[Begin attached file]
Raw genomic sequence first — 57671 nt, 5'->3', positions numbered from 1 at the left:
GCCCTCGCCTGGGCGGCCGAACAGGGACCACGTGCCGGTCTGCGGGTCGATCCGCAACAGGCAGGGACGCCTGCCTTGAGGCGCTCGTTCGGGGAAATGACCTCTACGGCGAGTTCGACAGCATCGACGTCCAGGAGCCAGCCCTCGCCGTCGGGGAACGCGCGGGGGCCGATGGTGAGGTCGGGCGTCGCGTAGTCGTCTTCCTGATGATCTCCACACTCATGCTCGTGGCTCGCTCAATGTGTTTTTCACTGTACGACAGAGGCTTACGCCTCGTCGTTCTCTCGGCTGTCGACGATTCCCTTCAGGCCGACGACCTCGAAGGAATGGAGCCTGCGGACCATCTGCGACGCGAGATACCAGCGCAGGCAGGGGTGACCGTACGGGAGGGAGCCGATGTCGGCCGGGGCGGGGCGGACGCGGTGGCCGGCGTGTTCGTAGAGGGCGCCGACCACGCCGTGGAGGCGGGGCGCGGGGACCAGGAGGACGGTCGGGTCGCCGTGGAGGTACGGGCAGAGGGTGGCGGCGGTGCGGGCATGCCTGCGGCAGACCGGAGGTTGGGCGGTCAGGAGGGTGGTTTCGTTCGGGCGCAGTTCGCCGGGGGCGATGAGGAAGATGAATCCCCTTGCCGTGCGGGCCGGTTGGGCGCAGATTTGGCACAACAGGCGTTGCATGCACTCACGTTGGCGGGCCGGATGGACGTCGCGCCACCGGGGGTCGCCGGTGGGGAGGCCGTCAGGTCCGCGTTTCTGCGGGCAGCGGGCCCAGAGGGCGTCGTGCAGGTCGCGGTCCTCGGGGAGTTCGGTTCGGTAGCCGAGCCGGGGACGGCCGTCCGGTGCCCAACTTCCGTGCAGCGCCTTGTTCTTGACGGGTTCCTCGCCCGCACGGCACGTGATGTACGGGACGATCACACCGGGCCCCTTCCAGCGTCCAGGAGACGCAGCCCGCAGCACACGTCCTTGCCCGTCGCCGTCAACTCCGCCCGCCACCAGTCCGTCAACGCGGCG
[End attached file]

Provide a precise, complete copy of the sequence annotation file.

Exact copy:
Raw genomic sequence first — 57671 nt, 5'->3', positions numbered from 1 at the left:
GCCCTCGCCTGGGCGGCCGAACAGGGACCACGTGCCGGTCTGCGGGTCGATCCGCAACAGGCAGGGACGCCTGCCTTGAGGCGCTCGTTCGGGGAAATGACCTCTACGGCGAGTTCGACAGCATCGACGTCCAGGAGCCAGCCCTCGCCGTCGGGGAACGCGCGGGGGCCGATGGTGAGGTCGGGCGTCGCGTAGTCGTCTTCCTGATGATCTCCACACTCATGCTCGTGGCTCGCTCAATGTGTTTTTCACTGTACGACAGAGGCTTACGCCTCGTCGTTCTCTCGGCTGTCGACGATTCCCTTCAGGCCGACGACCTCGAAGGAATGGAGCCTGCGGACCATCTGCGACGCGAGATACCAGCGCAGGCAGGGGTGACCGTACGGGAGGGAGCCGATGTCGGCCGGGGCGGGGCGGACGCGGTGGCCGGCGTGTTCGTAGAGGGCGCCGACCACGCCGTGGAGGCGGGGCGCGGGGACCAGGAGGACGGTCGGGTCGCCGTGGAGGTACGGGCAGAGGGTGGCGGCGGTGCGGGCATGCCTGCGGCAGACCGGAGGTTGGGCGGTCAGGAGGGTGGTTTCGTTCGGGCGCAGTTCGCCGGGGGCGATGAGGAAGATGAATCCCCTTGCCGTGCGGGCCGGTTGGGCGCAGATTTGGCACAACAGGCGTTGCATGCACTCACGTTGGCGGGCCGGATGGACGTCGCGCCACCGGGGGTCGCCGGTGGGGAGGCCGTCAGGTCCGCGTTTCTGCGGGCAGCGGGCCCAGAGGGCGTCGTGCAGGTCGCGGTCCTCGGGGAGTTCGGTTCGGTAGCCGAGCCGGGGACGGCCGTCCGGTGCCCAACTTCCGTGCAGCGCCTTGTTCTTGACGGGTTCCTCGCCCGCACGGCACGTGATGTACGGGACGATCACACCGGGCCCCTTCCAGCGTCCAGGAGACGCAGCCCGCAGCACACGTCCTTGCCCGTCGCCGTCAACTCCGCCCGCCACCAGTCCGTCAACGCGGCG